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In addition to love, which is a pragmatic and emotional experience, Gandhi tries to provide the reader with perspective and awareness of the way the whole world is interconnected. The interconnectedness signifies the universality of spirituality. One of the interconnecting forces is love. There are others like a sense of self- awareness. "The invisible jury" portrays a man dreaming the Doomsday (p. 3). Dreaming his shadow looms larger, he comes to realize his connection with the whole universe: "It [my shadow] encompasses the earth and heaven" (p. 3). His shadow is conceptualized as all- embracive. Significantly enough, the poem accentuates the moral or ethical responsibility the dreamer has with respect to the whole nature. An invisible jury takes him to task for all the harms he has done to nature: "'Are you the one who has devastated / the land and the sea, / spread pollution everywhere / making the planet uninhabitable?'" (p. 3).
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Many different referencing styles are used across the world. The most common styles include the “Harvard” or “Author- Date” referencing system, ” the “Vancouver” or “Numeric” referencing system and the “MLA” and “MHRA” systems. Which ever system you use you must ensure that you follow it consistently throughout your work, including all the necessary information. Important: if your work is for an accredited course you will normally be instructed as to which style you will be required to follow by your tutor or institution.
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Enrolments have trebled over six years (from around 15 initially to more than 50 in some workshops) and approximately 20 percent of all domestic students now choose the IWM. Students have flown in from Perth, Melbourne, Canberra and Singapore to participate because they value the interactive and collaborative nature of the learning environment so highly. In the words of one student, ‘If a picture is worth 1000 words, then an intensive workshop is worth 1000 hours of independent reading’ (Student 2012). Intensive workshops provide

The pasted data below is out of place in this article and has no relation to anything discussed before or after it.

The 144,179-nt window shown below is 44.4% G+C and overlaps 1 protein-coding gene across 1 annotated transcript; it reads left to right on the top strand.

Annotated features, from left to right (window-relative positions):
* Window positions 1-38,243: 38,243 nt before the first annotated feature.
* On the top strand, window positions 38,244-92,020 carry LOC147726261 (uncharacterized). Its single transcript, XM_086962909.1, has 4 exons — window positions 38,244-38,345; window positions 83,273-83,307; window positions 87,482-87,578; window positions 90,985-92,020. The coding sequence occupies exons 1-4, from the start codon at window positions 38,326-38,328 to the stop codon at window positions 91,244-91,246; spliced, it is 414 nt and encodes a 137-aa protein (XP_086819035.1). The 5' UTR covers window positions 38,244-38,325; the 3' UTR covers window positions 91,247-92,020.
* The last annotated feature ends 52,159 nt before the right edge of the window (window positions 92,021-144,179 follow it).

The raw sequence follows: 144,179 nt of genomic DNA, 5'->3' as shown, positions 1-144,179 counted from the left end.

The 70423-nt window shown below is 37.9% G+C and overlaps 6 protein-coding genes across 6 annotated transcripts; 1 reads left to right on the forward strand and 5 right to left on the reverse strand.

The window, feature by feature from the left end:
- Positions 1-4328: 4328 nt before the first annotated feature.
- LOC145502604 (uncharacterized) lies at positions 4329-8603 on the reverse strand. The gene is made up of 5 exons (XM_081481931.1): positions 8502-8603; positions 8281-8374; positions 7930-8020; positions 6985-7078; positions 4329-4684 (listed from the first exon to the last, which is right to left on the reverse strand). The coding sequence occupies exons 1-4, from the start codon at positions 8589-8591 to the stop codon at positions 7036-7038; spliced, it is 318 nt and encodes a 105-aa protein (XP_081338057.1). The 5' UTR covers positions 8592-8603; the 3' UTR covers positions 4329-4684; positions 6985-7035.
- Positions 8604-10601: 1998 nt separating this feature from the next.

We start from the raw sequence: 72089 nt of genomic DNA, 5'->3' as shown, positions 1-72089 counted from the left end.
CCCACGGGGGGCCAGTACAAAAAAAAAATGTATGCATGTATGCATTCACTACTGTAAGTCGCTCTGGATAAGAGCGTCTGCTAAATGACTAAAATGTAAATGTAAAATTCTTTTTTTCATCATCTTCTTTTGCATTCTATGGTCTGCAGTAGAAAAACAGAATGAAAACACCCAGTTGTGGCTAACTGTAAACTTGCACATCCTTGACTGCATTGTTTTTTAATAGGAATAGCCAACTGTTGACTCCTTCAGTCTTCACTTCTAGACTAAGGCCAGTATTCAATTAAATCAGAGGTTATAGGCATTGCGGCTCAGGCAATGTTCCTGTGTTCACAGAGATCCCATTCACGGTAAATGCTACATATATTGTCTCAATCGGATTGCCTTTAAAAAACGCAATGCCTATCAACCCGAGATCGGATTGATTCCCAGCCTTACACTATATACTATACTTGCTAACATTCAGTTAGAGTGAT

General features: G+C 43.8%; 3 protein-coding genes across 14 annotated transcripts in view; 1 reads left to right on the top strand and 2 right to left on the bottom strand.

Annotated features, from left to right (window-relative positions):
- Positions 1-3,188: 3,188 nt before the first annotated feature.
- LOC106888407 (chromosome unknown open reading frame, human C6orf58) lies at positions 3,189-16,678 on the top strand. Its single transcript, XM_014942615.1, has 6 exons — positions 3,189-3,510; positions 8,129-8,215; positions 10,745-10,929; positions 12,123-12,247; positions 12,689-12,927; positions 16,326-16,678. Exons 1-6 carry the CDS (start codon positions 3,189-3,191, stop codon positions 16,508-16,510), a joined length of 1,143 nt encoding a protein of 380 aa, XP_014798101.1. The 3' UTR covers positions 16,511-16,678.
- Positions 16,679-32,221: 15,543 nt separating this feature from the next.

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“The purpose of this questionnaire is is to investigate emotion, and concerns how people respond to different types of words. In the last questionnaire you were asked to rate words based on how positive or negative they are. This time, please rate the following concepts based on arousal. At one extreme of this scale you are stimulated, excited, frenzied, jittery, wide-awake, or aroused. When you feel completely aroused, use the right-most bubble. If the word makes you feel completely relaxed, calm, sluggish, dull, sleepy, or unaroused, use the left-most bubble. You can represent intermediate levels of excitedness or calmness by using any of the other bubbles. If you are not excited nor at all calm (neutral), use the middle bubble (5). This permits you to make more finely graded ratings of how you feel in reaction to each word. There are a total of 9 possible bubbles along the rating scale so that you can indicate the extent to which you believe the concepts to be low or high arousal. Please try to use the entire range of the scale.”